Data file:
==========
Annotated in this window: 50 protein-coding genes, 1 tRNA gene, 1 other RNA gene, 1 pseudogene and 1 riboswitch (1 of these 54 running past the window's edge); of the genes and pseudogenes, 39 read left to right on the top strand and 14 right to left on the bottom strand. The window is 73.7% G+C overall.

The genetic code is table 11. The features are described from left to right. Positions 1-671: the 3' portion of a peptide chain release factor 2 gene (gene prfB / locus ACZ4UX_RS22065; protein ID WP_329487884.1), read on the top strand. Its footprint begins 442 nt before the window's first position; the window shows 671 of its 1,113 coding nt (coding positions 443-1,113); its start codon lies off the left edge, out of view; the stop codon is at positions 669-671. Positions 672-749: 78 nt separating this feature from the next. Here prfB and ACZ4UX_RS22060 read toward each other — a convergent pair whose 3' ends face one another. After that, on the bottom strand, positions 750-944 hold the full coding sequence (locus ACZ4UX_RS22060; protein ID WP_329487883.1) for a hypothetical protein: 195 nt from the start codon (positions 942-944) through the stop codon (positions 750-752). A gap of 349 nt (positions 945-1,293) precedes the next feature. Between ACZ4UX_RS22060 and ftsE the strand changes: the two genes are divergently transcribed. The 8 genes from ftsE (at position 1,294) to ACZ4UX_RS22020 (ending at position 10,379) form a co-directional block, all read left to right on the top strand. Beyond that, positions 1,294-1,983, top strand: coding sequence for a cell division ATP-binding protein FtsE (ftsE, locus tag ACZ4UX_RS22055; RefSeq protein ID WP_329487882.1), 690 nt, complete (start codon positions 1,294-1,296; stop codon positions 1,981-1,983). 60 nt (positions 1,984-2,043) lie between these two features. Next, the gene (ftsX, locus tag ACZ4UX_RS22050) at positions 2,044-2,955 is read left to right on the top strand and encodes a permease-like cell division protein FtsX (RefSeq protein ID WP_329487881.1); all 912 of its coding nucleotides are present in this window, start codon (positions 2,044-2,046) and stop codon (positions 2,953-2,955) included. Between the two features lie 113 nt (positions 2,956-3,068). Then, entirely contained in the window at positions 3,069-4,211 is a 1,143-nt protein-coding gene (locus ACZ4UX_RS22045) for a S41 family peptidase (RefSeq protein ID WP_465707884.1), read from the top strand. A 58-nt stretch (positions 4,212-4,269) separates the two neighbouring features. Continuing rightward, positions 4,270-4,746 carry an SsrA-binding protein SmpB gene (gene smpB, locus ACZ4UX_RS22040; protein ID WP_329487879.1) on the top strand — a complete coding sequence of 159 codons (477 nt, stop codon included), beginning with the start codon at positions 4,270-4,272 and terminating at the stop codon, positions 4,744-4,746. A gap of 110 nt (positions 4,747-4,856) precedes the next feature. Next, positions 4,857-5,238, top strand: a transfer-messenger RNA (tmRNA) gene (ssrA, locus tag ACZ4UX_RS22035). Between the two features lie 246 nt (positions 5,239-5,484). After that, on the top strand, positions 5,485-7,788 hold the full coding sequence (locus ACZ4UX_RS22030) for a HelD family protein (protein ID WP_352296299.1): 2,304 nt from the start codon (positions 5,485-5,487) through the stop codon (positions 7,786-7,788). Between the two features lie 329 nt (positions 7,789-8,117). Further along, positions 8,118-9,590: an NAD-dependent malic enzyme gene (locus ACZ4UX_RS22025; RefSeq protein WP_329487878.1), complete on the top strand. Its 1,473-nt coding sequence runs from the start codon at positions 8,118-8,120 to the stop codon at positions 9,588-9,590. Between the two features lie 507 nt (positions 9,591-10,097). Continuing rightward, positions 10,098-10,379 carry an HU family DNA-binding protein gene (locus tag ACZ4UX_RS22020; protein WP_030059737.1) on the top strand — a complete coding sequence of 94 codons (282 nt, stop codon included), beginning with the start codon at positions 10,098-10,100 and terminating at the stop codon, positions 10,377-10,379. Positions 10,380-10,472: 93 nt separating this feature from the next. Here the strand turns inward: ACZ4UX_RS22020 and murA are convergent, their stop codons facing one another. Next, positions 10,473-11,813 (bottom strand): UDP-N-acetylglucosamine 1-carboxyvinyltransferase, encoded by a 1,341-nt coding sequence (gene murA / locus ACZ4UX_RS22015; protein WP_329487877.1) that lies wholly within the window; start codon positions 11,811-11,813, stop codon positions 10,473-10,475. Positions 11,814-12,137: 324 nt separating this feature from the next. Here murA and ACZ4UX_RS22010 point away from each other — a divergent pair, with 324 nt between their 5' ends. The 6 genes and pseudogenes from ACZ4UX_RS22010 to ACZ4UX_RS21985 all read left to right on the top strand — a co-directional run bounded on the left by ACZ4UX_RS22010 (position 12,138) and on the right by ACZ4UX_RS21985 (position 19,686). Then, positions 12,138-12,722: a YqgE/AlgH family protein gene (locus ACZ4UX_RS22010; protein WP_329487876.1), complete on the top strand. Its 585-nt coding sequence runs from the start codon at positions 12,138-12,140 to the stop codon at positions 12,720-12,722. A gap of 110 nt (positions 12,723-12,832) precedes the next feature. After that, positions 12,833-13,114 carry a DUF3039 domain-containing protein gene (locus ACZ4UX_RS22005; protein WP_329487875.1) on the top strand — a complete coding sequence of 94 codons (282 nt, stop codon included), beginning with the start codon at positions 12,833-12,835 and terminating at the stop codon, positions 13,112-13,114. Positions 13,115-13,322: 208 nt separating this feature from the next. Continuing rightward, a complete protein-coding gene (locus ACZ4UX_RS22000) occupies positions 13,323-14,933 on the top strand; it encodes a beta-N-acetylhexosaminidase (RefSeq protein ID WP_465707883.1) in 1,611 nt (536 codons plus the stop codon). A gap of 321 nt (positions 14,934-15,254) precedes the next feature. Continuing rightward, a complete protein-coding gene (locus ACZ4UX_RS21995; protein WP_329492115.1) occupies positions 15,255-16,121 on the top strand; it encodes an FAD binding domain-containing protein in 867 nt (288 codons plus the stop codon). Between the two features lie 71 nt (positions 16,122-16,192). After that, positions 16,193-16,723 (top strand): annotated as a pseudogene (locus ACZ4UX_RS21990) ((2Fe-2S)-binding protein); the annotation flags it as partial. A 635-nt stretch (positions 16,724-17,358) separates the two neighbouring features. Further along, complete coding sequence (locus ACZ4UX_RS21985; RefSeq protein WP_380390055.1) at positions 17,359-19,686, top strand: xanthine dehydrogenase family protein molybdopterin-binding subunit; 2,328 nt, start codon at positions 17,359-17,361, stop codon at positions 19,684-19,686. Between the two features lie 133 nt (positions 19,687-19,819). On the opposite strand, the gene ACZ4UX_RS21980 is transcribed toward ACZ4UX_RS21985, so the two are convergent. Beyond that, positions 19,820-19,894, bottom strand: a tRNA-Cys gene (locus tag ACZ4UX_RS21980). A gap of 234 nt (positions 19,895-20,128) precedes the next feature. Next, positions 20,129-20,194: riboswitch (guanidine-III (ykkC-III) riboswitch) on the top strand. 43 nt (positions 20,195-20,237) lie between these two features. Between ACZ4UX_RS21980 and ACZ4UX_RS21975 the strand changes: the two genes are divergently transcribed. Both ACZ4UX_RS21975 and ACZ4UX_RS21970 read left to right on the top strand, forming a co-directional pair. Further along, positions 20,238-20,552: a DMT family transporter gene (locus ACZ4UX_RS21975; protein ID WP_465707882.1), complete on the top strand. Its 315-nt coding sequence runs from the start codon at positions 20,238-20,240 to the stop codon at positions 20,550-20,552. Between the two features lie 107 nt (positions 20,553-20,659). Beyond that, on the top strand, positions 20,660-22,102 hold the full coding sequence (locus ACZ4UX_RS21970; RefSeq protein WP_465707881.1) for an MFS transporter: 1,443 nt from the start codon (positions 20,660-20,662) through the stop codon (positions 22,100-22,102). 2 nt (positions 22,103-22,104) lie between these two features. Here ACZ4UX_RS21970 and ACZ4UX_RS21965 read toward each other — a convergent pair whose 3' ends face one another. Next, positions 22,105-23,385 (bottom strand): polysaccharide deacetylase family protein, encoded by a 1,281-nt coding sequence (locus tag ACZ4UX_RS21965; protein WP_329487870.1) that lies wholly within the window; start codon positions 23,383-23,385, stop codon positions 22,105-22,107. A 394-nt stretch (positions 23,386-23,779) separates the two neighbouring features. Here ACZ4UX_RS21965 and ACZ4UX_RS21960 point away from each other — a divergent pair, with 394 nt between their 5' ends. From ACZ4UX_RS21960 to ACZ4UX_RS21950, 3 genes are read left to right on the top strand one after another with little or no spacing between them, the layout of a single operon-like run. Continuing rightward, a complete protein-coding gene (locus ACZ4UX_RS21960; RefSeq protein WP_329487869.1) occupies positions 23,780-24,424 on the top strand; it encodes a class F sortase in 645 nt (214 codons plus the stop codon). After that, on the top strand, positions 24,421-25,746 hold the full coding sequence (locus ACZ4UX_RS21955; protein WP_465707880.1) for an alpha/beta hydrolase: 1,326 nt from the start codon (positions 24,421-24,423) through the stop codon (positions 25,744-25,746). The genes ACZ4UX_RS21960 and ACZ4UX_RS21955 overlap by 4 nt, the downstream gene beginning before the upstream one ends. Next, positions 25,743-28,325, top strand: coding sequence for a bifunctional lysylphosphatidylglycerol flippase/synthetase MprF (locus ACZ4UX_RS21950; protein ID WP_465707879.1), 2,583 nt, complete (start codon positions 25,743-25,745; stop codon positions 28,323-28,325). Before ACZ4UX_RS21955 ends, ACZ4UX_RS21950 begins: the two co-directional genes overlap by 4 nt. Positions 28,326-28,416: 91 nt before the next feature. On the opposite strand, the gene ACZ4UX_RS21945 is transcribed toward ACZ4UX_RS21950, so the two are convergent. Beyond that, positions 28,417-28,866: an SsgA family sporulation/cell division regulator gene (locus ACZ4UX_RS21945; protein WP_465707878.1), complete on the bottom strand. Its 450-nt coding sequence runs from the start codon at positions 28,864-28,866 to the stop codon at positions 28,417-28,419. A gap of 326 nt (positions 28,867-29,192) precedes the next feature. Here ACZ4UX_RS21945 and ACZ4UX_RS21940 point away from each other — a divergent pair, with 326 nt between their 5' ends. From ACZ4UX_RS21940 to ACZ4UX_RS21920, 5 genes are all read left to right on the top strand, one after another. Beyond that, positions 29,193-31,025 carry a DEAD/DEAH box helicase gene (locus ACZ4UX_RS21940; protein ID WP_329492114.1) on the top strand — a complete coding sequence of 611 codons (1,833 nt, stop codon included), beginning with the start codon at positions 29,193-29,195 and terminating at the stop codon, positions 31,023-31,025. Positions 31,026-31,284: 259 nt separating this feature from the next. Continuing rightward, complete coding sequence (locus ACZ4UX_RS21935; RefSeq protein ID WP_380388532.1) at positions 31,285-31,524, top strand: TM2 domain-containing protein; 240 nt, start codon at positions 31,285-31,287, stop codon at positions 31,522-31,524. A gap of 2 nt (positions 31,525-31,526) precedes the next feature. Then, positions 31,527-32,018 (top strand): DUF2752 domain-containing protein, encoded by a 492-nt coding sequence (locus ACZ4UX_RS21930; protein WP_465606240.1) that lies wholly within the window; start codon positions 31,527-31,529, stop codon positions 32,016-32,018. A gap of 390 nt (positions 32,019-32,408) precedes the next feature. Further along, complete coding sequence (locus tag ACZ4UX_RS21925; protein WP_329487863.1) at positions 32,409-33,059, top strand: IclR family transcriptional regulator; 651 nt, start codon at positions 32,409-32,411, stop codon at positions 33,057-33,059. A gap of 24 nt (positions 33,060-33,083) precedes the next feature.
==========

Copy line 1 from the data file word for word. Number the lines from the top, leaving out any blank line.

Annotated in this window: 50 protein-coding genes, 1 tRNA gene, 1 other RNA gene, 1 pseudogene and 1 riboswitch (1 of these 54 running past the window's edge); of the genes and pseudogenes, 39 read left to right on the top strand and 14 right to left on the bottom strand. The window is 73.7% G+C overall.